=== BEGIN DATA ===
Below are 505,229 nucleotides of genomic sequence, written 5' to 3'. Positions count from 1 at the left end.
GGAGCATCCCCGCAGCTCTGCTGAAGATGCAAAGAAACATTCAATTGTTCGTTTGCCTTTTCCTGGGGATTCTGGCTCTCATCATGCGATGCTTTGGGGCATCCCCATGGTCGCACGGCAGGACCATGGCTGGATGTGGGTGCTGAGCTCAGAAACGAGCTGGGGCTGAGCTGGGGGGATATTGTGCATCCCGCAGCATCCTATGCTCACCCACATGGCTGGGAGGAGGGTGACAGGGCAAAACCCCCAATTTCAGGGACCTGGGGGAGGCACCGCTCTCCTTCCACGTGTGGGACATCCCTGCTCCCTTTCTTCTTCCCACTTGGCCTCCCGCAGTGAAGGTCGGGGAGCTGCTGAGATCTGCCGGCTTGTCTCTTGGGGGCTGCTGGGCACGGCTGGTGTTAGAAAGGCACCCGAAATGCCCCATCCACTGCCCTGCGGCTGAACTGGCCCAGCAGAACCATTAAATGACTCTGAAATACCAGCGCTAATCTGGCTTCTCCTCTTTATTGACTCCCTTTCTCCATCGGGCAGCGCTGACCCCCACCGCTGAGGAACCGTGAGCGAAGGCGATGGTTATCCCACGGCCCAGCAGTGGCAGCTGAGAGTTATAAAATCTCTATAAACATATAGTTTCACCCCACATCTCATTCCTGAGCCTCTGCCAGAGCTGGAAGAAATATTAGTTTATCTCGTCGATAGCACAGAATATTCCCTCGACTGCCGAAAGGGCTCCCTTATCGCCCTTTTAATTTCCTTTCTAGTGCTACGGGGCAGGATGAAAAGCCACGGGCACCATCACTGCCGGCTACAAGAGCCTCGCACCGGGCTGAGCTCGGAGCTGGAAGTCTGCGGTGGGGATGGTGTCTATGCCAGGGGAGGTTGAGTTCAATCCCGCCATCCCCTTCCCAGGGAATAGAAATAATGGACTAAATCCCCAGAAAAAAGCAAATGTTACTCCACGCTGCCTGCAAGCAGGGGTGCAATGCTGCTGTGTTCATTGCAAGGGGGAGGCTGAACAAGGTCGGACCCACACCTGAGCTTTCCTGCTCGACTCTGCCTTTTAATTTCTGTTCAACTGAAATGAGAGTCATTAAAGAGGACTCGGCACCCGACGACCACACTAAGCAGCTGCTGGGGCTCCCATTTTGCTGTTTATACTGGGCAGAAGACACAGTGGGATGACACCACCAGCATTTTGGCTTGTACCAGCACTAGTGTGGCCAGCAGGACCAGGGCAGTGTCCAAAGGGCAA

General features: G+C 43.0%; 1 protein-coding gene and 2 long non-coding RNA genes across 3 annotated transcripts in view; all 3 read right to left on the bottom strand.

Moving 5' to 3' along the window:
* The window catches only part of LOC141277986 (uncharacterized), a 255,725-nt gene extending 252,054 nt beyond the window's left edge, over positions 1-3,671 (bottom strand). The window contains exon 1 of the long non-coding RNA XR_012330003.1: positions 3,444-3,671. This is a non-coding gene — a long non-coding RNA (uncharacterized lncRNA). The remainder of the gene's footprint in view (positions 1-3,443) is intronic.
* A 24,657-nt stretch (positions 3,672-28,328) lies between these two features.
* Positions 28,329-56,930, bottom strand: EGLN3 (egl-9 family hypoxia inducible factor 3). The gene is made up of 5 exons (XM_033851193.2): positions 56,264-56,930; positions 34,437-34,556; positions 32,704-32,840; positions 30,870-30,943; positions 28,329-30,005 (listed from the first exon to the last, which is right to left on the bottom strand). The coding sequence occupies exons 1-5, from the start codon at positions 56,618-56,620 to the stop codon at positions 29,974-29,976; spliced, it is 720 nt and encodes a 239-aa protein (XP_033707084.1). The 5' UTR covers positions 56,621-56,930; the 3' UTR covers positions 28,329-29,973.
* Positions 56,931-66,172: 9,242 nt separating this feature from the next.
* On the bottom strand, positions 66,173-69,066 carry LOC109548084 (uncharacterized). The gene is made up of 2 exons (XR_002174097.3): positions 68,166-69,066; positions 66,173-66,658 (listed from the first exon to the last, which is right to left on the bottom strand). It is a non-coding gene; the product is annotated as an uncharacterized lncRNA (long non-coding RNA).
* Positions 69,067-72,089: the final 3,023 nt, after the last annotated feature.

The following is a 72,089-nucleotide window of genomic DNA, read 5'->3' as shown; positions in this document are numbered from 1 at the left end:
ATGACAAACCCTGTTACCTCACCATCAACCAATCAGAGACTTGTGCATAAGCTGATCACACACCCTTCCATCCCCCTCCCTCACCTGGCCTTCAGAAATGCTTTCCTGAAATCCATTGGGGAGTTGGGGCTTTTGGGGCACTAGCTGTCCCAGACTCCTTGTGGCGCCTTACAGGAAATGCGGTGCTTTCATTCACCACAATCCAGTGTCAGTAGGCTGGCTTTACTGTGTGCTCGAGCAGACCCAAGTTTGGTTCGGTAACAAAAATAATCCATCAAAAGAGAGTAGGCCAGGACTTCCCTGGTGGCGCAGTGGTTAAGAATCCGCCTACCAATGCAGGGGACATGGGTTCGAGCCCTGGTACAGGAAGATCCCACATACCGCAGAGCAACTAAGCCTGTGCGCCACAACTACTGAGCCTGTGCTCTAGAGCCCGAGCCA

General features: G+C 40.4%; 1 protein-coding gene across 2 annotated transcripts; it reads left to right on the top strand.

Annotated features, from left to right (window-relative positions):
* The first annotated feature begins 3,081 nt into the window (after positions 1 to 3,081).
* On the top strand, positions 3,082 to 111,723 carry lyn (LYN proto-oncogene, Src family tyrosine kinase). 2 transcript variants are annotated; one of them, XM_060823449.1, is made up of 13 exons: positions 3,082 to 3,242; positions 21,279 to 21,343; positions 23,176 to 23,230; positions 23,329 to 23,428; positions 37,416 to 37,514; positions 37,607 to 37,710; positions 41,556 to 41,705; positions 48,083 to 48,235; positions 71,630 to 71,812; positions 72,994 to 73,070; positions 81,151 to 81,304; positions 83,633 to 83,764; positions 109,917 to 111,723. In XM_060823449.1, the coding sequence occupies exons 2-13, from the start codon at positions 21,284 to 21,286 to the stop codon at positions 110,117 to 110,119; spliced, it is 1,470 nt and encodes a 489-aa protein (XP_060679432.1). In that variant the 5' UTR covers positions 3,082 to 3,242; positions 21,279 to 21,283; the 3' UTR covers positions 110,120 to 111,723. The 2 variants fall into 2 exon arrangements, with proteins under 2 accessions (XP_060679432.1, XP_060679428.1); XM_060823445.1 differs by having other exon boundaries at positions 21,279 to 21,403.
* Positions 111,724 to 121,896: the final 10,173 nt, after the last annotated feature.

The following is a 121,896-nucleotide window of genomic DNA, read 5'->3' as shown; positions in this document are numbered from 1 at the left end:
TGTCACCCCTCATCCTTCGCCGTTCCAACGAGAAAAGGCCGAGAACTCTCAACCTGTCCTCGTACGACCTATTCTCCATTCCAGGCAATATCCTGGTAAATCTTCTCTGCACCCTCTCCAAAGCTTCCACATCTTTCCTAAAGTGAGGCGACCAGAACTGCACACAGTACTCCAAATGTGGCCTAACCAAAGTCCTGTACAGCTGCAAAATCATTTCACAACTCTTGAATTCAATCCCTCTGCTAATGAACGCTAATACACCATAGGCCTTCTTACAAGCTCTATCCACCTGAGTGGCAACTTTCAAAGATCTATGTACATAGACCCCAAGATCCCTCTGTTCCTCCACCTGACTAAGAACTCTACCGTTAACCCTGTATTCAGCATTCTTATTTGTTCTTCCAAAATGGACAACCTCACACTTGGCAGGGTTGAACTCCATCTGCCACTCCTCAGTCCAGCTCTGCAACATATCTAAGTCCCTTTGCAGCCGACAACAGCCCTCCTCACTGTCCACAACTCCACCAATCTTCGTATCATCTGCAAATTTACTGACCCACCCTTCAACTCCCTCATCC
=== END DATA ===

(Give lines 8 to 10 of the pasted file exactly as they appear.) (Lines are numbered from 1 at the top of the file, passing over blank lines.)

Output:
* Positions 56,931-66,172: 9,242 nt separating this feature from the next.
* On the bottom strand, positions 66,173-69,066 carry LOC109548084 (uncharacterized). The gene is made up of 2 exons (XR_002174097.3): positions 68,166-69,066; positions 66,173-66,658 (listed from the first exon to the last, which is right to left on the bottom strand). It is a non-coding gene; the product is annotated as an uncharacterized lncRNA (long non-coding RNA).
* Positions 69,067-72,089: the final 3,023 nt, after the last annotated feature.